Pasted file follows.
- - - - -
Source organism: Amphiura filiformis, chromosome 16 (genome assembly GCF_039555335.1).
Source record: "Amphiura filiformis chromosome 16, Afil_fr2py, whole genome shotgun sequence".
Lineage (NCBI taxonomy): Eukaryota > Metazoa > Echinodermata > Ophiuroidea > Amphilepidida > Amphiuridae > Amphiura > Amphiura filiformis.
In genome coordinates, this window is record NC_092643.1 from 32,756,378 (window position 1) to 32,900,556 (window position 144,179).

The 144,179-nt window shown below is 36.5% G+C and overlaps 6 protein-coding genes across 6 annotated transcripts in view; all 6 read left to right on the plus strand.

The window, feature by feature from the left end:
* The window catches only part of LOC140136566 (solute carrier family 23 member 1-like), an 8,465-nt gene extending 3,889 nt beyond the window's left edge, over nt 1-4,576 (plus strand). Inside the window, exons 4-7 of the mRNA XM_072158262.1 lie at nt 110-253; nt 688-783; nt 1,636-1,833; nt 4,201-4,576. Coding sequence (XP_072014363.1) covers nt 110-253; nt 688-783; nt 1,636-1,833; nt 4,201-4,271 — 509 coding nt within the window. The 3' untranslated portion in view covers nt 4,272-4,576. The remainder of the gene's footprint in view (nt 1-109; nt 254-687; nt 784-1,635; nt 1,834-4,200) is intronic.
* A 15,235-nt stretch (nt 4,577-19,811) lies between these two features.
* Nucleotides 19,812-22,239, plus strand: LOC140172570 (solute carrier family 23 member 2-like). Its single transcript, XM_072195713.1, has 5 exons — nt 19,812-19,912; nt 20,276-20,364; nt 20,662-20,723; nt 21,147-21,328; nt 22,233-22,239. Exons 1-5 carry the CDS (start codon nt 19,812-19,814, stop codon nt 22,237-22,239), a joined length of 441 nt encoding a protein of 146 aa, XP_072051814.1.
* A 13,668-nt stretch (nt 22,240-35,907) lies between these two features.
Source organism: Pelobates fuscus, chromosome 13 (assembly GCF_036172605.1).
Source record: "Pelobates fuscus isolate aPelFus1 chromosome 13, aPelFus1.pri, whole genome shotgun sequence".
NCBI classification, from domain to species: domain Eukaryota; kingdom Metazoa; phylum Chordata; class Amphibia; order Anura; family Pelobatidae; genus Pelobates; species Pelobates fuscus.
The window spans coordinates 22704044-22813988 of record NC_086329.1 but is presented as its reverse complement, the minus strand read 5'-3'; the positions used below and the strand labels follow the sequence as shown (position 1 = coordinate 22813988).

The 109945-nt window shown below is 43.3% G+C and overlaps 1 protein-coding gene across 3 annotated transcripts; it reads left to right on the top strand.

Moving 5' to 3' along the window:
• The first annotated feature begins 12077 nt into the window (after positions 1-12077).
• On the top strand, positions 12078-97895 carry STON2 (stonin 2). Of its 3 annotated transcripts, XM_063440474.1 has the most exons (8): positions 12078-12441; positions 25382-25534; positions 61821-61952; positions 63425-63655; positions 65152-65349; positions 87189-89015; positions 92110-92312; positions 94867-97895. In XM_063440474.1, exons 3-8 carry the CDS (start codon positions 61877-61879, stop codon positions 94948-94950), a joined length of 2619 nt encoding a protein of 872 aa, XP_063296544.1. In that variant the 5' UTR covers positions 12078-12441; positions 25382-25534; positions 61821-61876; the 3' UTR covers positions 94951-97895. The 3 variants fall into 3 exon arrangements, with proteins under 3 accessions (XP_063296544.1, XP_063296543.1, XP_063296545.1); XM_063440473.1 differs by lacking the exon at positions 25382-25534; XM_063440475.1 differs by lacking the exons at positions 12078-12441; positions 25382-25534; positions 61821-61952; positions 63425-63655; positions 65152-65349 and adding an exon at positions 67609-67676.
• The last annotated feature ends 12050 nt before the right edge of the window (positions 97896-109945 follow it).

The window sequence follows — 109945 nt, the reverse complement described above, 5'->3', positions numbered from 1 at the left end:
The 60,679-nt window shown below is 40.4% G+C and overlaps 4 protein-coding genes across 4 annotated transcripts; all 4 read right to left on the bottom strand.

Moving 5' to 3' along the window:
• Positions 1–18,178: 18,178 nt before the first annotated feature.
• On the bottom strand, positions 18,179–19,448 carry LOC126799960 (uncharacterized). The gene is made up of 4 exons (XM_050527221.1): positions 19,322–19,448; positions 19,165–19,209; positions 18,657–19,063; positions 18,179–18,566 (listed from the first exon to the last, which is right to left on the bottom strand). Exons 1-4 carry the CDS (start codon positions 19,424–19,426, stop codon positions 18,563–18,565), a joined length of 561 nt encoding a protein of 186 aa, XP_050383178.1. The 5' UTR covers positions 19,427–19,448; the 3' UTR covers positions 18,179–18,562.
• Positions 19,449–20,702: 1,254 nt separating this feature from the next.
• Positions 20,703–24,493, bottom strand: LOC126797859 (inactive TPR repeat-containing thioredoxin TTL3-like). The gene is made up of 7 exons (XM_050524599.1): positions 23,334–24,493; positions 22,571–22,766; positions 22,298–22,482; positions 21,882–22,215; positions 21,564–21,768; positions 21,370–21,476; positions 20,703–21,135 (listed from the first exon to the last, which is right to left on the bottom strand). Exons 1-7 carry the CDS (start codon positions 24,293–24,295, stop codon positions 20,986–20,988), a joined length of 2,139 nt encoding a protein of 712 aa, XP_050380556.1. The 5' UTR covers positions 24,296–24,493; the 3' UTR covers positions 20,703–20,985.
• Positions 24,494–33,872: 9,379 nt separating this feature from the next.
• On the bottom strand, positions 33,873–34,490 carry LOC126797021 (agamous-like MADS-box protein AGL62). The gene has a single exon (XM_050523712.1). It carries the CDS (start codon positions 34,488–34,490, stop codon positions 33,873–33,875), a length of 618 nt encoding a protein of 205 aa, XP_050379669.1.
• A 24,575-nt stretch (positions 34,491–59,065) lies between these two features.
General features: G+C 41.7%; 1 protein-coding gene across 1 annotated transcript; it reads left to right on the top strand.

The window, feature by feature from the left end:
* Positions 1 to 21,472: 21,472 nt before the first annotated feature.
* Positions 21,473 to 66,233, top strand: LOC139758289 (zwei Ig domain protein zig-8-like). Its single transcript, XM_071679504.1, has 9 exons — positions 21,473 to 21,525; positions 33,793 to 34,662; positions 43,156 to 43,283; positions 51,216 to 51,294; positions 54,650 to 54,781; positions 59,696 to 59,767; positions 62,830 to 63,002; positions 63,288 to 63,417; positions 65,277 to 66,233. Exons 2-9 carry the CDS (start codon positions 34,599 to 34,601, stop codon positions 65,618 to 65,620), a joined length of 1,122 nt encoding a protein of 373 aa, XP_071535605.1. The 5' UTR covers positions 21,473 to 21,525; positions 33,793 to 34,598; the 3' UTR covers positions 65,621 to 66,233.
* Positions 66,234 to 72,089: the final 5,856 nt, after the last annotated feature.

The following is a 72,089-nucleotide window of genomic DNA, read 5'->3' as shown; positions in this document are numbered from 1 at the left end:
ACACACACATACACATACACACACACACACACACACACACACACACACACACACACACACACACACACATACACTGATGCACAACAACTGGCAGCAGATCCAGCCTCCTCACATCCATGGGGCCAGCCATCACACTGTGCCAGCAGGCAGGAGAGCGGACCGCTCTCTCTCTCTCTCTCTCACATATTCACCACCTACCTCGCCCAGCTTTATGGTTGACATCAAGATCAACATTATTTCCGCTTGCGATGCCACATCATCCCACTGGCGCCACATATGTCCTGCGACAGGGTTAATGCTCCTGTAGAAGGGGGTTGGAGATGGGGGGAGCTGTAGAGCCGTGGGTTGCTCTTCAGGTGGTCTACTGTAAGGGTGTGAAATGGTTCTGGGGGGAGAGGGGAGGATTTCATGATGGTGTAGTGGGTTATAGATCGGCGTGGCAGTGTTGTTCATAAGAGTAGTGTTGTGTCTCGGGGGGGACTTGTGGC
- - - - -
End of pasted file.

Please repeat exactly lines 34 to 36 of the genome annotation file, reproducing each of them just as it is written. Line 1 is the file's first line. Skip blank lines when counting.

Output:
* Positions 66,234 to 72,089: the final 5,856 nt, after the last annotated feature.

The following is a 72,089-nucleotide window of genomic DNA, read 5'->3' as shown; positions in this document are numbered from 1 at the left end:
ACACACACATACACATACACACACACACACACACACACACACACACACACACACACACACACACACACATACACTGATGCACAACAACTGGCAGCAGATCCAGCCTCCTCACATCCATGGGGCCAGCCATCACACTGTGCCAGCAGGCAGGAGAGCGGACCGCTCTCTCTCTCTCTCTCTCACATATTCACCACCTACCTCGCCCAGCTTTATGGTTGACATCAAGATCAACATTATTTCCGCTTGCGATGCCACATCATCCCACTGGCGCCACATATGTCCTGCGACAGGGTTAATGCTCCTGTAGAAGGGGGTTGGAGATGGGGGGAGCTGTAGAGCCGTGGGTTGCTCTTCAGGTGGTCTACTGTAAGGGTGTGAAATGGTTCTGGGGGGAGAGGGGAGGATTTCATGATGGTGTAGTGGGTTATAGATCGGCGTGGCAGTGTTGTTCATAAGAGTAGTGTTGTGTCTCGGGGGGGACTTGTGGC